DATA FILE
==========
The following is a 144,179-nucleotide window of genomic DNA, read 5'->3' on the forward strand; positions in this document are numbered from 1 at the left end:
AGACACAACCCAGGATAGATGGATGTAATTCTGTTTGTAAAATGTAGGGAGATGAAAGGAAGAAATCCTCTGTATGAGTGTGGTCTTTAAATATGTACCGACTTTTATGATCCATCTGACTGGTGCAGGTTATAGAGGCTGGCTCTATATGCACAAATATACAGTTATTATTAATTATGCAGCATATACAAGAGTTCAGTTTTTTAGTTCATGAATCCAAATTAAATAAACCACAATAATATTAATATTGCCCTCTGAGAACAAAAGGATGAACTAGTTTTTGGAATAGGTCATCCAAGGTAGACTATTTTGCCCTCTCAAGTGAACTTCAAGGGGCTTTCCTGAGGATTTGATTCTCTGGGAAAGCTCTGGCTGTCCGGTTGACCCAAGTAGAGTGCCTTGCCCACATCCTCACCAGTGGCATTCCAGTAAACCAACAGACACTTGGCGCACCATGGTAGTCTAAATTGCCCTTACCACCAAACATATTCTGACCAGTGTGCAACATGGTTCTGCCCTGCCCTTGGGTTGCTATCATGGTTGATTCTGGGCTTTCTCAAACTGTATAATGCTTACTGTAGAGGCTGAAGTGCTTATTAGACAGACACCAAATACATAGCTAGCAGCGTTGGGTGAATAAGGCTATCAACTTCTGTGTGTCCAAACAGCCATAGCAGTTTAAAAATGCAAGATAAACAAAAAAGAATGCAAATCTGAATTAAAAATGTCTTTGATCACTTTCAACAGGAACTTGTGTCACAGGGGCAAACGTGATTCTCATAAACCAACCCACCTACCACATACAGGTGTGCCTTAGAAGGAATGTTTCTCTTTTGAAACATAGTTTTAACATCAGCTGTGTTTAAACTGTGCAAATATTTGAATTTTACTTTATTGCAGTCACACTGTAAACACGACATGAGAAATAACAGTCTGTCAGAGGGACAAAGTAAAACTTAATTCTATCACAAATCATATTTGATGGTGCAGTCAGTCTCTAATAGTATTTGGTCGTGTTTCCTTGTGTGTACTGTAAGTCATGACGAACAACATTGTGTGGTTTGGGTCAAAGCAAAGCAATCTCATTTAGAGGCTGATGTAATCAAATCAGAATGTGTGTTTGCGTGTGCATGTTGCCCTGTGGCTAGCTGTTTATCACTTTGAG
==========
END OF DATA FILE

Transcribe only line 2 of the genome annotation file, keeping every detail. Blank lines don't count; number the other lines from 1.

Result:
AGACACAACCCAGGATAGATGGATGTAATTCTGTTTGTAAAATGTAGGGAGATGAAAGGAAGAAATCCTCTGTATGAGTGTGGTCTTTAAATATGTACCGACTTTTATGATCCATCTGACTGGTGCAGGTTATAGAGGCTGGCTCTATATGCACAAATATACAGTTATTATTAATTATGCAGCATATACAAGAGTTCAGTTTTTTAGTTCATGAATCCAAATTAAATAAACCACAATAATATTAATATTGCCCTCTGAGAACAAAAGGATGAACTAGTTTTTGGAATAGGTCATCCAAGGTAGACTATTTTGCCCTCTCAAGTGAACTTCAAGGGGCTTTCCTGAGGATTTGATTCTCTGGGAAAGCTCTGGCTGTCCGGTTGACCCAAGTAGAGTGCCTTGCCCACATCCTCACCAGTGGCATTCCAGTAAACCAACAGACACTTGGCGCACCATGGTAGTCTAAATTGCCCTTACCACCAAACATATTCTGACCAGTGTGCAACATGGTTCTGCCCTGCCCTTGGGTTGCTATCATGGTTGATTCTGGGCTTTCTCAAACTGTATAATGCTTACTGTAGAGGCTGAAGTGCTTATTAGACAGACACCAAATACATAGCTAGCAGCGTTGGGTGAATAAGGCTATCAACTTCTGTGTGTCCAAACAGCCATAGCAGTTTAAAAATGCAAGATAAACAAAAAAGAATGCAAATCTGAATTAAAAATGTCTTTGATCACTTTCAACAGGAACTTGTGTCACAGGGGCAAACGTGATTCTCATAAACCAACCCACCTACCACATACAGGTGTGCCTTAGAAGGAATGTTTCTCTTTTGAAACATAGTTTTAACATCAGCTGTGTTTAAACTGTGCAAATATTTGAATTTTACTTTATTGCAGTCACACTGTAAACACGACATGAGAAATAACAGTCTGTCAGAGGGACAAAGTAAAACTTAATTCTATCACAAATCATATTTGATGGTGCAGTCAGTCTCTAATAGTATTTGGTCGTGTTTCCTTGTGTGTACTGTAAGTCATGACGAACAACATTGTGTGGTTTGGGTCAAAGCAAAGCAATCTCATTTAGAGGCTGATGTAATCAAATCAGAATGTGTGTTTGCGTGTGCATGTTGCCCTGTGGCTAGCTGTTTATCACTTTGAG